Pensions being paid to previously retired officers and employees shall be adjusted by applying the appropriate foregoing percentage to the straight-time compensation for the classifications or positions corresponding to those in which they were employed immediately prior to their retirement, provided, however, that in no case shall any such adjustment be made on a retroactive basis, nor increase any benefit to a survivor or beneficiary then being paid. Effective January 1, 1973, neither shall any such adjustment result in a pension payment which is less than the amount paid to the retiree at the time of retirement.

IAM Constitution (Wash.D.C.1974), p. 39.

Applying the above language against the various authorities which permit accrued benefits to be expressed through a formula, the conclusion is inescapable that the living pension feature was an integral part of the formula through which the plaintiff's accrued benefits were expressed. Defendants' attempts to distinguish the living pension from other components of the retirement compensation formula are, accordingly, void of merit.

Having determined that the living pension feature constitutes an accrued benefit, the next matter which must be addressed is whether the act of defendants in decreasing the accrued benefit of plaintiff was justified under ERISA.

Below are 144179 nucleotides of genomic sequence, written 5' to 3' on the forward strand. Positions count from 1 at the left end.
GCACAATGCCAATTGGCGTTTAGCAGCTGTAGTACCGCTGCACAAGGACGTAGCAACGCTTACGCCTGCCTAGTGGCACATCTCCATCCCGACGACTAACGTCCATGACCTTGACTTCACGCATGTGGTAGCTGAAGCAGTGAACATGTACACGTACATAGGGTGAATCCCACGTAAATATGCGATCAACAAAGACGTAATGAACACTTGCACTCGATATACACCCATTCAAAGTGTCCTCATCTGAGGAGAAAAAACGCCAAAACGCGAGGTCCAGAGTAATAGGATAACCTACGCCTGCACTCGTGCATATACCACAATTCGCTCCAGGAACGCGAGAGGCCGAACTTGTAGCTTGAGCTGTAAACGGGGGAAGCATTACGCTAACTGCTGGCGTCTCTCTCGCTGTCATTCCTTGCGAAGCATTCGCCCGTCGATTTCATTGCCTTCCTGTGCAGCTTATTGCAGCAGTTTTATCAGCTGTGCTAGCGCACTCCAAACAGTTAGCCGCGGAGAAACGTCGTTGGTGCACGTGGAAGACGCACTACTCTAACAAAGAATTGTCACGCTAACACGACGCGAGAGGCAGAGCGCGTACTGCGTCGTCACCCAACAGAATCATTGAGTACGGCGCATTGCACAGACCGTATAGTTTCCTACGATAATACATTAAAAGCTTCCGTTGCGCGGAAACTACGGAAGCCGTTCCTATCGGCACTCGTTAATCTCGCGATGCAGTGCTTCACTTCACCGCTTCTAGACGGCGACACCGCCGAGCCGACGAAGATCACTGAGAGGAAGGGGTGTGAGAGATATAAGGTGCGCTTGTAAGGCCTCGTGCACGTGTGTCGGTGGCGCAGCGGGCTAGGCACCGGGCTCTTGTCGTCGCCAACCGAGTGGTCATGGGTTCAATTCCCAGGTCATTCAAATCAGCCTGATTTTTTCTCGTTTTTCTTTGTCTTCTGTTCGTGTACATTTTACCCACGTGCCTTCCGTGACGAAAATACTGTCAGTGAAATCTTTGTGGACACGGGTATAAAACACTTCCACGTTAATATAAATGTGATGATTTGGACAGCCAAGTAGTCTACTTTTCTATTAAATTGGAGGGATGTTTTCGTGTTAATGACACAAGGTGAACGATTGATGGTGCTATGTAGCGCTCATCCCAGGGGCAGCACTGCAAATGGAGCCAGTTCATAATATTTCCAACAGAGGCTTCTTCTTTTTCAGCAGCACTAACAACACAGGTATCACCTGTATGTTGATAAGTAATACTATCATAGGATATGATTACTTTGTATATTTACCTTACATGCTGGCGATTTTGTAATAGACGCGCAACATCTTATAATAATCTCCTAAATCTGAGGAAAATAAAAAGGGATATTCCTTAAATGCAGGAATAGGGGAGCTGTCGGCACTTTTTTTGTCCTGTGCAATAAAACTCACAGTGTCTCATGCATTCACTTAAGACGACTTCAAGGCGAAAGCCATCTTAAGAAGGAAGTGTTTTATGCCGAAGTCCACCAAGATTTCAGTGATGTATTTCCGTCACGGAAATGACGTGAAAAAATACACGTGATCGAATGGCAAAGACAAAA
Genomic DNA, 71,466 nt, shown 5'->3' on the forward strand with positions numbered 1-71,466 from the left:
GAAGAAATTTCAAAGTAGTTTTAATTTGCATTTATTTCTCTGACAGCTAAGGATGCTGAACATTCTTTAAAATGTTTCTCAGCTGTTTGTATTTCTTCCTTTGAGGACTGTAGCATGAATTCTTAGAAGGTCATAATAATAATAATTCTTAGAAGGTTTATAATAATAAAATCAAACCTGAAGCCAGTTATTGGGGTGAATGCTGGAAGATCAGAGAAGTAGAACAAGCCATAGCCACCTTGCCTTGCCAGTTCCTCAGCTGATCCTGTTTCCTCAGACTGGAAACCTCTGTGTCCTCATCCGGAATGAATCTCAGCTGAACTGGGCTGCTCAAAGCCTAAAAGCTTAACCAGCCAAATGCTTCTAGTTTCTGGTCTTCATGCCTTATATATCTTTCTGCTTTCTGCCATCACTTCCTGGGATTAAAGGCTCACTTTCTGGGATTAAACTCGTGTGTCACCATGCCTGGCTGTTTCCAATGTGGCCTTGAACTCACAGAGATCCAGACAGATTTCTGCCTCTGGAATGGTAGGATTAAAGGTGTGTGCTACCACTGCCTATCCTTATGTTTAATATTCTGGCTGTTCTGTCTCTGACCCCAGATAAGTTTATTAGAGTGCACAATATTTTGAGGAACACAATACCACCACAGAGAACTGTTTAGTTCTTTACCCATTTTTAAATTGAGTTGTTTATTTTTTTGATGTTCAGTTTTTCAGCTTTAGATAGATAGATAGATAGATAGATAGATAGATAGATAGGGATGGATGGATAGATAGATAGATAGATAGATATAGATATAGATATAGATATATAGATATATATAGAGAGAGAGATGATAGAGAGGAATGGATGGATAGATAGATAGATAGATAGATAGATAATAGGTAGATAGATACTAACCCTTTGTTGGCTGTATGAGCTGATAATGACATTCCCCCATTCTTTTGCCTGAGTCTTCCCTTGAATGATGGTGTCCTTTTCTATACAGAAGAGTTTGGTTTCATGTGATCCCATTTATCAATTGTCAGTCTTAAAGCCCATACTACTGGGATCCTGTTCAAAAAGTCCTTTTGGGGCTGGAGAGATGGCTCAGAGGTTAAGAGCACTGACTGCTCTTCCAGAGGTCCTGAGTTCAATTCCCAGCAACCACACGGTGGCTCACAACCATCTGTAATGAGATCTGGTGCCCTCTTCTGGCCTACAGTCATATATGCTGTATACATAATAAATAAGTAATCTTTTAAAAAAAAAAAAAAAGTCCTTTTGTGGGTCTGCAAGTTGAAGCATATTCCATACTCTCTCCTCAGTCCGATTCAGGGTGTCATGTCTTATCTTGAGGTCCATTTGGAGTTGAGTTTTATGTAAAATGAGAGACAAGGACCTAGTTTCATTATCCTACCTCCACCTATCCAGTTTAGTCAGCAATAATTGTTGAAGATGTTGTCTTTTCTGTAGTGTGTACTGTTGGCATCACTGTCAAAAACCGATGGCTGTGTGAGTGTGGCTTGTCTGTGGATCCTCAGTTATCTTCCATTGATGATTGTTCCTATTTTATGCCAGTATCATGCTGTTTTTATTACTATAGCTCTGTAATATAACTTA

As previously pointed out, 29 U.S.C. § 1054(g) forbids any amendment which would decrease the accrued benefit of a plan participant with the exception of an amendment effected pursuant to 29 U.S.C. § 1082(c) (8) (C) which provides:

(8) For purposes of this part, any amendment applying to a plan year which (C) does not reduce the accrued benefit of any participant determined as of the time of adoption except to the extent required by the circumstances, shall, at the election of the plan administrator, be deemed to have been made on the first day of such plan year. No amendment described in this paragraph which reduces the accrued benefits of any participant shall take effect unless the plan administrator files a notice with the Secretary notifying him of such amendment and the Secretary has approved such amendment or, within 90 days after the date on which such notice was filed, failed to disapprove such amendment. No amendment described in this subsection shall be approved by the Secretary unless he determines that such amendment is necessary because of a substantial business hardship (as determined under section 1083(b) of this title) and that waiver under section 1083(a) of this title is unavailable or inadequate. (emphasis added).